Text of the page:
With Mexico’s annual Cinco de Mayo celebration happening this week, I thought I’d pause to consider that country’s second most popular liquor (after tequila, of course): mezcal.
There is a myth, largely perpetuated by college-age revelers in this country, that mezcal—also sometimes spelled mescal—has hallucinatory properties. In fact, mezcal has zero to do with the hallucinatory drug mescaline, other than sounding similar. Although, I have to admit, the cheaper brands of mezcal—the ones with the worms in the bottom of the bottle—can come close to producing hallucinations. That’s not because of any psychotropic qualities necessarily, but because they are poorly made, have a lot of icky additives that you don’t want to put into your body or brain, and can cause world-class hangovers.
Most mezcal comes from southern Mexico, where the agave used to produce mezcal comes from plantations terraced into the hills surrounding the city of Oaxaca. In that colonial city, you’ll find dedicated mezcal bars such as Mezcalería Los Amantes and La Casa del Mezcal, where high-quality mezcal is poured into brandy snifters and the mezcals themselves are as interesting and as varied as the world’s best tequilas and cognacs.
As with tequila, good mezcal is made from the maguey plant, a form of agave. In fact, technically speaking, all tequila is mezcal, although not all mezcal is tequila. But that’s another story. The actual word “mezcal” comes from Nahuatl words meaning “oven-cooked agave.” Tequila and mezcal are similar in alcohol content, both weighing in at about 40 percent.
Mezcal is normally drunk straight, and has a rich, smoky flavor, thanks to the process by which the piña—the heart of the maguey plant—is grilled or roasted over hot rocks, traditionally in stone-lined pits. The piñas are covered with layers of palm or agave leaves and earth and left to cook for two or three days, imparting smoke and earthiness to the piñas, which are then left to stand in the sun for days before processing and fermenting. In addition to smokiness, the baking of the piñas serves to caramelize their sugars, imparting a slightly sweet flavor that helps to balance the smokiness.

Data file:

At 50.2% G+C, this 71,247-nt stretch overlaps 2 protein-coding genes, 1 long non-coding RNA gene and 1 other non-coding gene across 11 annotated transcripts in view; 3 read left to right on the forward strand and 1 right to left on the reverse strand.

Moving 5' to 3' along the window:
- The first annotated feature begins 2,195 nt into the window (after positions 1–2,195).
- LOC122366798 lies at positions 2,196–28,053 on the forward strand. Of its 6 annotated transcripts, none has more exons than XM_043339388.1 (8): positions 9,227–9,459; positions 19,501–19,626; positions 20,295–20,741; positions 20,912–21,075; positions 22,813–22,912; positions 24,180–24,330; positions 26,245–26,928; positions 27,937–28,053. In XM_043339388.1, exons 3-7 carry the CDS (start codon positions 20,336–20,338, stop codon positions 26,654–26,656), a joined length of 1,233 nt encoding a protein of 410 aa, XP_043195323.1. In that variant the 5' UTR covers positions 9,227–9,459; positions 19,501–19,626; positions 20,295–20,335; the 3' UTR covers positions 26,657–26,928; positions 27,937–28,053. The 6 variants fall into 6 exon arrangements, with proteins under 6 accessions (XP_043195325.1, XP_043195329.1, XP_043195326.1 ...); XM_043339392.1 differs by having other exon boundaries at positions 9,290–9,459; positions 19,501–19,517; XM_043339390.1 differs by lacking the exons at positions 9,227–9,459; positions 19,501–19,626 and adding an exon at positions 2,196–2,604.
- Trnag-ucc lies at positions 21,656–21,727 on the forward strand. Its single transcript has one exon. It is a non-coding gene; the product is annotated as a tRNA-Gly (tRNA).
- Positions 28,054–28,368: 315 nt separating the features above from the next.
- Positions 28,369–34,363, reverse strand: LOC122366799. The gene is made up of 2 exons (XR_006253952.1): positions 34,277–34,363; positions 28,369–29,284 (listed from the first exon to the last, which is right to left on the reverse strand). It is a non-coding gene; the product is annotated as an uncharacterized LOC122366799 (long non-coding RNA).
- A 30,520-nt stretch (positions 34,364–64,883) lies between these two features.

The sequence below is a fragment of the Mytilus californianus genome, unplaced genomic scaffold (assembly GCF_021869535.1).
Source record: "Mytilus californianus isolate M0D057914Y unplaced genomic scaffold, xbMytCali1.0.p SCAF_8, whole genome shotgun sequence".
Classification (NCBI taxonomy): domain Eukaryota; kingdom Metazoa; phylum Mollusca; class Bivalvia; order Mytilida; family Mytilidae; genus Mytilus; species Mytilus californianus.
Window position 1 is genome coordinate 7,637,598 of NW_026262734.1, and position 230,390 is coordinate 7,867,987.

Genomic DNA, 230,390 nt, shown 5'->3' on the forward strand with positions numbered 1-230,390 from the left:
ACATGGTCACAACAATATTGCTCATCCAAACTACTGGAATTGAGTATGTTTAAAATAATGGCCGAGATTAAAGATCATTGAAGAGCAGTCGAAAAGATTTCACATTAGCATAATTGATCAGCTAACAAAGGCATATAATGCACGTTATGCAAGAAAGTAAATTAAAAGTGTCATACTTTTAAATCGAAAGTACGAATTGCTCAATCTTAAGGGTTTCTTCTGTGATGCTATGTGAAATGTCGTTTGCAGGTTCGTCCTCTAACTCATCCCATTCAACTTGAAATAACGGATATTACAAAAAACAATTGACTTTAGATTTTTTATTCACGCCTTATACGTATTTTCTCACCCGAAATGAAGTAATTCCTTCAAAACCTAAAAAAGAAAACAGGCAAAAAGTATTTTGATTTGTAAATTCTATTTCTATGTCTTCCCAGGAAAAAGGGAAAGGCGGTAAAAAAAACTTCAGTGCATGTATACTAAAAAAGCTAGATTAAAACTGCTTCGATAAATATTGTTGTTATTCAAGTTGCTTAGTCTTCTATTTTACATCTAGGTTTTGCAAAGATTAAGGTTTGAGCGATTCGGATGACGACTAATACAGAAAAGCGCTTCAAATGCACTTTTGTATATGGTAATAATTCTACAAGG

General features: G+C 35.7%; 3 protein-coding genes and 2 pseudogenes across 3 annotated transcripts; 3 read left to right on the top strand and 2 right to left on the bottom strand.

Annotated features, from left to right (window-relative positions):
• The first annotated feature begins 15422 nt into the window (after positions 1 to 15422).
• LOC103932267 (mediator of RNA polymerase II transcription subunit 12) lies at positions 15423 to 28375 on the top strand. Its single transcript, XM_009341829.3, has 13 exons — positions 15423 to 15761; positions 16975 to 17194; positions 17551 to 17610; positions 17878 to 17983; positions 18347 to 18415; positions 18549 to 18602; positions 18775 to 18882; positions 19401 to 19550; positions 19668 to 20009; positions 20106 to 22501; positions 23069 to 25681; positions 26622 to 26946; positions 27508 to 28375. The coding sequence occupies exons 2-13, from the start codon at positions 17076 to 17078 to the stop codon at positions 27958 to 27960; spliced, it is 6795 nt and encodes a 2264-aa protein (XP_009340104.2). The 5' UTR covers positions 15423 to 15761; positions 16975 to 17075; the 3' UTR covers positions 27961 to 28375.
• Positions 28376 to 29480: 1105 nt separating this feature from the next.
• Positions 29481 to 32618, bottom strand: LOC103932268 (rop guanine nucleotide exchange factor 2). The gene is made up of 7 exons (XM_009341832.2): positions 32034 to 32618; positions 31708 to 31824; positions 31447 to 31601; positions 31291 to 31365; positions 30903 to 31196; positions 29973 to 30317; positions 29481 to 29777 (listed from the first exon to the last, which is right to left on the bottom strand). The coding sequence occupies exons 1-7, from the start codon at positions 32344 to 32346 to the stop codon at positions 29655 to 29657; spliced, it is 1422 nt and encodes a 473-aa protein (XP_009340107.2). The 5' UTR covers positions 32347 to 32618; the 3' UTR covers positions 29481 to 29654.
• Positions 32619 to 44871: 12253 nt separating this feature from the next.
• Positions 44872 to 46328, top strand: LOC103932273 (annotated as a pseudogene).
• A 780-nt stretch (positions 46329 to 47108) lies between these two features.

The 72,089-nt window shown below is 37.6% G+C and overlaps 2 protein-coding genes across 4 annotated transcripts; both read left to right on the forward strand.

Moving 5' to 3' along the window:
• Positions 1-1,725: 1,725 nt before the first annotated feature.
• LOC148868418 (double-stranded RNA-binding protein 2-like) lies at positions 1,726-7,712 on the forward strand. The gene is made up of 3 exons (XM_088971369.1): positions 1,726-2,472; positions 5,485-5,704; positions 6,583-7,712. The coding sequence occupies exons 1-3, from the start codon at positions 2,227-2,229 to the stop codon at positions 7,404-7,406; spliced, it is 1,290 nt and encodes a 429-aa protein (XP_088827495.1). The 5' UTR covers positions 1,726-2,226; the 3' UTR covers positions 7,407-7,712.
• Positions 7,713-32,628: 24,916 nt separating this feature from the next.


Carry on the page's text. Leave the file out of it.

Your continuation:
As with tequila, if you want the best-quality mezcal, look for labels that say “100 percent” agave on them. Lesser-quality mezcal is called mixto and is required only to have 80 percent agave. Unfortunately, it’s not easy to find much mezcal diversity here in the United States, with the Monte Alban brand being the default mezcal that most stores and bars carry, including the state of Utah. Not that there is anything wrong with Monte Alban ($23.99); it’s just that once you try it, it’s unlikely you’ll ever go back for a second bottle. And that’s a shame, because there are great premium mezcals like some of those made by quality producers such as Divino, Del Maguey, Scorpion, Fidencio, Sombra, La Fogata and Los Danzantes that are well worth seeking out. As mentioned, they can even be sipped like cognac and, thanks to their rich, smoky taste, actually pair quite nicely with premium cigars.
Oh, about that worm in the bottom of some mezcal bottles. Well, in reality, it’s not a worm at all, but rather the caterpillar or larvae of a mariposa night butterfly that feeds on the maguey (agave) cactus. To be honest, I’ve never even been offered a worm (or lime or salt) with mezcal in Oaxaca, where most of the good stuff is consumed. That only seems to happen in touristy bars in places like Cabo and Cancun.
I hope you find some marvelous mezcal for your Cinco de Mayo!